That’s what it’s like to be on the inside of love, Nada Surf. It’s joy, relief, peace.

I’ve Looked Down That Road Too

So I work as a reporter at The Sanford Herald in Sanford, N.C., and my world was shaken yesterday.

We were told there was a police-involved shooting in downtown Sanford, a few hundred yards from our office. We were waiting for more information from police. Then the news came in. I’ll copy our report below:

A 28-year-old male from Sanford died Thursday afternoon of a self-inflicted gunshot wound to the head, according to Sanford police.

The incident occurred around 1 p.m. in front of an abandoned business at the corner of Charlotte Avenue and First Street. Police cars blocked off a section of Charlotte Avenue while the man stood outside of the abandoned business. He was armed with a 9mm handgun and shot himself after communicating with police detectives and other civilians for about 90 minutes.

During the 90 minutes, nearby businesses closed down and people eating at La Dolce Vita Pizzeria, just yards away from the incident, were forced to stay inside the restaurant.

After the incident, EMS administered immediate medical assistance and he was transported to the emergency room at Central Carolina Hospital. He was pronounced dead by the medical examiner at the hospital.
 
The name of the man has not been released yet. Stay with The Herald for more.

I was shaken. Why? I’ve looked down that road before, that road of taking your own life, and it’s a dark one.

I didn’t get too far down that road, but I’ve heard stories of others that didn’t, like this young man. As I saw tributes on my Facebook feed to this guy yesterday, I saw that he was well-loved by people of all races, ages and political perspectives. People came together to remember him. I won’t print his name here out of respect for the fact I never met him, never knew him and had never even heard of him before yesterday.

But I want to believe that I’ve felt part of the pain that he felt. Obviously, something happened in his life or his mind that drove him to this drastic decision, and he felt he couldn’t go on.

I understand the impulse. I’ve struggled with enough in my life to make me think about that path — depression, anxiety, bullying, religious doubt, fear of man, despair over mistakes.

In this time, I struggle to think of what I could say to comfort those who might be hurting or mourning. I’ve never been intimately acquainted with someone who has taken their own life. I’ve known people — a former high school classmate, a distant relative, this man yesterday — that have done so. I’ve known people that have thought about it. Words just aren’t enough in this situation.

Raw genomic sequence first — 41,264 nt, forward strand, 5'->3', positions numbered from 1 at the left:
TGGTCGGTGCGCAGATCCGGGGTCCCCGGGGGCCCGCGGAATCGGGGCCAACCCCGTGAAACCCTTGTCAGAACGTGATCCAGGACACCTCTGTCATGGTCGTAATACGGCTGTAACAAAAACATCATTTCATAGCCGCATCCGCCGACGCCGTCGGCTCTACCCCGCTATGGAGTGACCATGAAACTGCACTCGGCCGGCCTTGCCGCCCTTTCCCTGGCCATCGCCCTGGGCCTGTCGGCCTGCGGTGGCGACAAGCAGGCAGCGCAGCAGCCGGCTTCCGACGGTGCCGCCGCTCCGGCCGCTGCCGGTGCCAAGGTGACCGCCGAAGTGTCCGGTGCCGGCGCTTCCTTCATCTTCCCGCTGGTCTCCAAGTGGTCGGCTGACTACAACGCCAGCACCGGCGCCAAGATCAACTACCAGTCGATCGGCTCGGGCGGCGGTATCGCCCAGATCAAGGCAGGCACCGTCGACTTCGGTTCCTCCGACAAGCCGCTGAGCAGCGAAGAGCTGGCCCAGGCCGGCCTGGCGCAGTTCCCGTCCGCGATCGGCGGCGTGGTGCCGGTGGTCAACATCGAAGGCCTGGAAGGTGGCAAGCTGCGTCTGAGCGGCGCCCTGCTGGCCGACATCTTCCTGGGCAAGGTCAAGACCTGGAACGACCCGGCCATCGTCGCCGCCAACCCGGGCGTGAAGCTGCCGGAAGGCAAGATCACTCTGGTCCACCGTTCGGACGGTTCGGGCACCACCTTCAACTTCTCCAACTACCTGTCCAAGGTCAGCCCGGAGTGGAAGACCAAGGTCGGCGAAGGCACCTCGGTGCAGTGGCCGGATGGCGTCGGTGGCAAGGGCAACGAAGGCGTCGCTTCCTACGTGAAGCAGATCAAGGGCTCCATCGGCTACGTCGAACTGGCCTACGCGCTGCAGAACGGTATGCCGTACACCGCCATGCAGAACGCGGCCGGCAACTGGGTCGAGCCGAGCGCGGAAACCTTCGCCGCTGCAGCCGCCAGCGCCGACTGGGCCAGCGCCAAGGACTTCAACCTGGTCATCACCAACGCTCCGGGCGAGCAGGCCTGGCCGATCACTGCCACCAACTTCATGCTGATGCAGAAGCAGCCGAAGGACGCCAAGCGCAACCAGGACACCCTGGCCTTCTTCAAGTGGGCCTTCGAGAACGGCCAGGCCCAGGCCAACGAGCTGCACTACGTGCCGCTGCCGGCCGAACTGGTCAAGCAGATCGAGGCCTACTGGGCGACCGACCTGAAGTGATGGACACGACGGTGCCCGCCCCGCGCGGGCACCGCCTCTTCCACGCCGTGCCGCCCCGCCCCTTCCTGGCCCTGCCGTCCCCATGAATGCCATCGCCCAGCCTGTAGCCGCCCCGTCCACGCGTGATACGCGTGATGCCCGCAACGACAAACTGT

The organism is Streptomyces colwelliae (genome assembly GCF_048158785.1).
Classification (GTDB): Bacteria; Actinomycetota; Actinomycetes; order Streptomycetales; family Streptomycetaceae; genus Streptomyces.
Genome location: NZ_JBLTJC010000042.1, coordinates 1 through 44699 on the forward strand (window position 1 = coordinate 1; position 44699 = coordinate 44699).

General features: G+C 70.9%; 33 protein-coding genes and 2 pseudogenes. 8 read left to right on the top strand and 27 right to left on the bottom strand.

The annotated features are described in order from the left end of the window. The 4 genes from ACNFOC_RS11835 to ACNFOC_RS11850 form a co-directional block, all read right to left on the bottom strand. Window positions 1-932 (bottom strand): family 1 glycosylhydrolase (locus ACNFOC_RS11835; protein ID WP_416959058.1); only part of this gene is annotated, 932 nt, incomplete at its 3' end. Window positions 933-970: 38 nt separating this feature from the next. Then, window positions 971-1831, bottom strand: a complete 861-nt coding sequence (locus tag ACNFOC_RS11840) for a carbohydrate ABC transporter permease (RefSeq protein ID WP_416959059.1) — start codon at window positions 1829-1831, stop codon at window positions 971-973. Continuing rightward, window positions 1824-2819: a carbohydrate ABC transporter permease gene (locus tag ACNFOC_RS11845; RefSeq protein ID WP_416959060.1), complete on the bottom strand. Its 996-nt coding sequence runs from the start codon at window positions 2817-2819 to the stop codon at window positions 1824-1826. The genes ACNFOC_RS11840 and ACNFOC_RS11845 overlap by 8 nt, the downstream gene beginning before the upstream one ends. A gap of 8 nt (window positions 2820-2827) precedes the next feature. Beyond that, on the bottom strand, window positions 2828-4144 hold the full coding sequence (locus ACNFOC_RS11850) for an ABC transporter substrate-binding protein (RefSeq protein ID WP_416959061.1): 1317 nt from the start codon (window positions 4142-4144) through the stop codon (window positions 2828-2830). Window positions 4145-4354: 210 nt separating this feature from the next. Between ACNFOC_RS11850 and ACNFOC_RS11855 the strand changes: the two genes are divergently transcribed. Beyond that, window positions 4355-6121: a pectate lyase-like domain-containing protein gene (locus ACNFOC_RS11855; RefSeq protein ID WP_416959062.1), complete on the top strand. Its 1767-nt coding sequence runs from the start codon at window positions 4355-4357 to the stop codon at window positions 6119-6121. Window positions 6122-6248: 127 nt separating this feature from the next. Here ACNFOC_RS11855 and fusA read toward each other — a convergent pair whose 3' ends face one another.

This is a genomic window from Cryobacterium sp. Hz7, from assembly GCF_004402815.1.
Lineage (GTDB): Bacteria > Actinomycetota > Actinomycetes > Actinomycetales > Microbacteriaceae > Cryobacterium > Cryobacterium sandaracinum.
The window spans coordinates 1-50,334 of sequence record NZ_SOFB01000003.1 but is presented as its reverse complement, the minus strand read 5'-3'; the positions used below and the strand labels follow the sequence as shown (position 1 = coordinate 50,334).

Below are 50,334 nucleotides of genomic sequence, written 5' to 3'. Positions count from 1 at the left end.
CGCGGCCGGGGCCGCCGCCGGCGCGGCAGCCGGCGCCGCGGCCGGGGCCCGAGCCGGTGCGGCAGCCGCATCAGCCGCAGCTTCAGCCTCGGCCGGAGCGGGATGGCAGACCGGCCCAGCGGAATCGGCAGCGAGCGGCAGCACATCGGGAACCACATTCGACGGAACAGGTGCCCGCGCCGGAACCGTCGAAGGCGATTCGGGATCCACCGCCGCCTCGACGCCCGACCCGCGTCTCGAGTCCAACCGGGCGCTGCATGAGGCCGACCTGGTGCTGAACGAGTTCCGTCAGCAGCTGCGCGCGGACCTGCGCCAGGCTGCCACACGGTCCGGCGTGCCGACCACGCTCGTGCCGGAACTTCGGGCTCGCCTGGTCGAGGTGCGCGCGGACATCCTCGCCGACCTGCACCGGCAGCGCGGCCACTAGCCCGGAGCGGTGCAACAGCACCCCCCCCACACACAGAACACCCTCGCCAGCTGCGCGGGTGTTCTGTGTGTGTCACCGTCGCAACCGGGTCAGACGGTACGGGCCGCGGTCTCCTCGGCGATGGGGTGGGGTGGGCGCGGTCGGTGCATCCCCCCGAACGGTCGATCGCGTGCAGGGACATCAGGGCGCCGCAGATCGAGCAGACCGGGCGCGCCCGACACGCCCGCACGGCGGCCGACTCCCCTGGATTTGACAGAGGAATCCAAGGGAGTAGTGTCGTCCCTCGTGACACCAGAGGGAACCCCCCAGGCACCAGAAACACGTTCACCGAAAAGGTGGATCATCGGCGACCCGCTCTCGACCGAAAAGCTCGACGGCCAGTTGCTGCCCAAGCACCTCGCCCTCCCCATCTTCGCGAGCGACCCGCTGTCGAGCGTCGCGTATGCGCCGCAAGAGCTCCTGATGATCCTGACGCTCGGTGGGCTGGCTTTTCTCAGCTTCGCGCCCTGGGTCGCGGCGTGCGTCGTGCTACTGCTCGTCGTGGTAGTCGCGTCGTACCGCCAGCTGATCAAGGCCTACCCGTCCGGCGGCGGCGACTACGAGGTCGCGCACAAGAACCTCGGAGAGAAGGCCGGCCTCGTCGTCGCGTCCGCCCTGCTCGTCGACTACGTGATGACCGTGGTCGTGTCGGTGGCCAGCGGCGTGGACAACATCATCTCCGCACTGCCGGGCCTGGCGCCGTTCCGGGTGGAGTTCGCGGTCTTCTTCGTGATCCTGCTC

What I will recommend, and what I hope to do more of, is this: don’t be afraid to ask, “Are you OK?”

I think we’re nervous to get too invested in others’ lives for several reasons. First, we can be selfish people, and getting too much in others’ lives takes away time and attention to ourselves. Second, we don’t want to pry or make things awkward. And third, sometimes we just don’t know how to.

I’ll suggest it this way: Think about how often you start a conversation with someone and you ask, “How are you?” or in the case of Joey Tribbiani, “How you doin’?” It’s a common conversation starter. How often do you or the person you’re talking to say “fine” or “good”?

I recommend that we start taking the time to dig deeper into that. Obviously not with people you’ve just met or in professional settings, but with friends or relatives, be willing to ask, “How are you good?” or “How are you fine?” If they seem a little unsure, don’t be afraid to ask, “Are you OK? Is there anything I can help you with? Do you need to talk about something?”

The worst that can happen to you is that they say “no” and it’s a little awkward for a while. The best that can happen is that 1) you have a meaningful, productive conversation with another human being (talks that seem few and far between these days) and 2) you might bring a little hope and love into another person’s life.

Yeah, love. There’s not enough of that right now. And I’m not blaming the person’s family or friends or coworkers or whoever for not loving him enough. That’s not the point. I’m asking you who know people to show that love to others. Point them down the path of love.

I want to say one last thing, to send a message to my brother who passed on:

Yes, I know we never met, and you’ve probably never even heard my name. But you’re my brother because we’ve had similar struggles, I imagine. I love you, man. I hope and pray you’re in the arms of a Savior who loves you. I hope your life will spur others on to love. I hope your life will spur me on to love.

— Zach

What I’ve Learned About Faithfulness in Romantic Relationships from Popular Music

How many popular songs have you heard that talk about avoiding faithfulness in a relationship?